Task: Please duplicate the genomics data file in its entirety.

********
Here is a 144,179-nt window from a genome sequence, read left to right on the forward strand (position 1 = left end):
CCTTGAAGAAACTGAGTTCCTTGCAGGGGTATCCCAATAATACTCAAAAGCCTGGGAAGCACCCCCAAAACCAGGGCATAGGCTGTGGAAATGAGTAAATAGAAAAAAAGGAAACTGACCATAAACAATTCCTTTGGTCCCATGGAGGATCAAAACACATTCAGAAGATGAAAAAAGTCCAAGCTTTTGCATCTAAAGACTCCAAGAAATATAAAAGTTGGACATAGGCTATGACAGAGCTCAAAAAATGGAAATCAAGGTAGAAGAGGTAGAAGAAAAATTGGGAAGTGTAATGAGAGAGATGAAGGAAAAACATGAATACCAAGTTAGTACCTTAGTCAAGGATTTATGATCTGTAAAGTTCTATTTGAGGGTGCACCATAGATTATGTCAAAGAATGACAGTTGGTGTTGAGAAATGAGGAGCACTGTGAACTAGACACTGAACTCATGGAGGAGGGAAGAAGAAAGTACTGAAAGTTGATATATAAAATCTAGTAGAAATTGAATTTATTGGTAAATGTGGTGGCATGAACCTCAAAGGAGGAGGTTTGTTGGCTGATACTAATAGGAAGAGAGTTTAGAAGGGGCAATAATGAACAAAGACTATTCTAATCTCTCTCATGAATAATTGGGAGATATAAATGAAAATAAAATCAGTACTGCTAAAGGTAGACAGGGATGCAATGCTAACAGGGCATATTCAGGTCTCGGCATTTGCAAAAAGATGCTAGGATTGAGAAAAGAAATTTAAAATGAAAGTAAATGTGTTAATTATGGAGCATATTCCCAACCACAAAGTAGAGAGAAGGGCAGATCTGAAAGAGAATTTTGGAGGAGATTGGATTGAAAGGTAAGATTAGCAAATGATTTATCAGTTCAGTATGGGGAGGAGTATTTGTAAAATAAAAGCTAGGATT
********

Here is a 144,179-nt window from a genome sequence, read left to right on the forward strand (position 1 = left end):
CCTTGAAGAAACTGAGTTCCTTGCAGGGGTATCCCAATAATACTCAAAAGCCTGGGAAGCACCCCCAAAACCAGGGCATAGGCTGTGGAAATGAGTAAATAGAAAAAAAGGAAACTGACCATAAACAATTCCTTTGGTCCCATGGAGGATCAAAACACATTCAGAAGATGAAAAAAGTCCAAGCTTTTGCATCTAAAGACTCCAAGAAATATAAAAGTTGGACATAGGCTATGACAGAGCTCAAAAAATGGAAATCAAGGTAGAAGAGGTAGAAGAAAAATTGGGAAGTGTAATGAGAGAGATGAAGGAAAAACATGAATACCAAGTTAGTACCTTAGTCAAGGATTTATGATCTGTAAAGTTCTATTTGAGGGTGCACCATAGATTATGTCAAAGAATGACAGTTGGTGTTGAGAAATGAGGAGCACTGTGAACTAGACACTGAACTCATGGAGGAGGGAAGAAGAAAGTACTGAAAGTTGATATATAAAATCTAGTAGAAATTGAATTTATTGGTAAATGTGGTGGCATGAACCTCAAAGGAGGAGGTTTGTTGGCTGATACTAATAGGAAGAGAGTTTAGAAGGGGCAATAATGAACAAAGACTATTCTAATCTCTCTCATGAATAATTGGGAGATATAAATGAAAATAAAATCAGTACTGCTAAAGGTAGACAGGGATGCAATGCTAACAGGGCATATTCAGGTCTCGGCATTTGCAAAAAGATGCTAGGATTGAGAAAAGAAATTTAAAATGAAAGTAAATGTGTTAATTATGGAGCATATTCCCAACCACAAAGTAGAGAGAAGGGCAGATCTGAAAGAGAATTTTGGAGGAGATTGGATTGAAAGGTAAGATTAGCAAATGATTTATCAGTTCAGTATGGGGAGGAGTATTTGTAAAATAAAAGCTAGGATT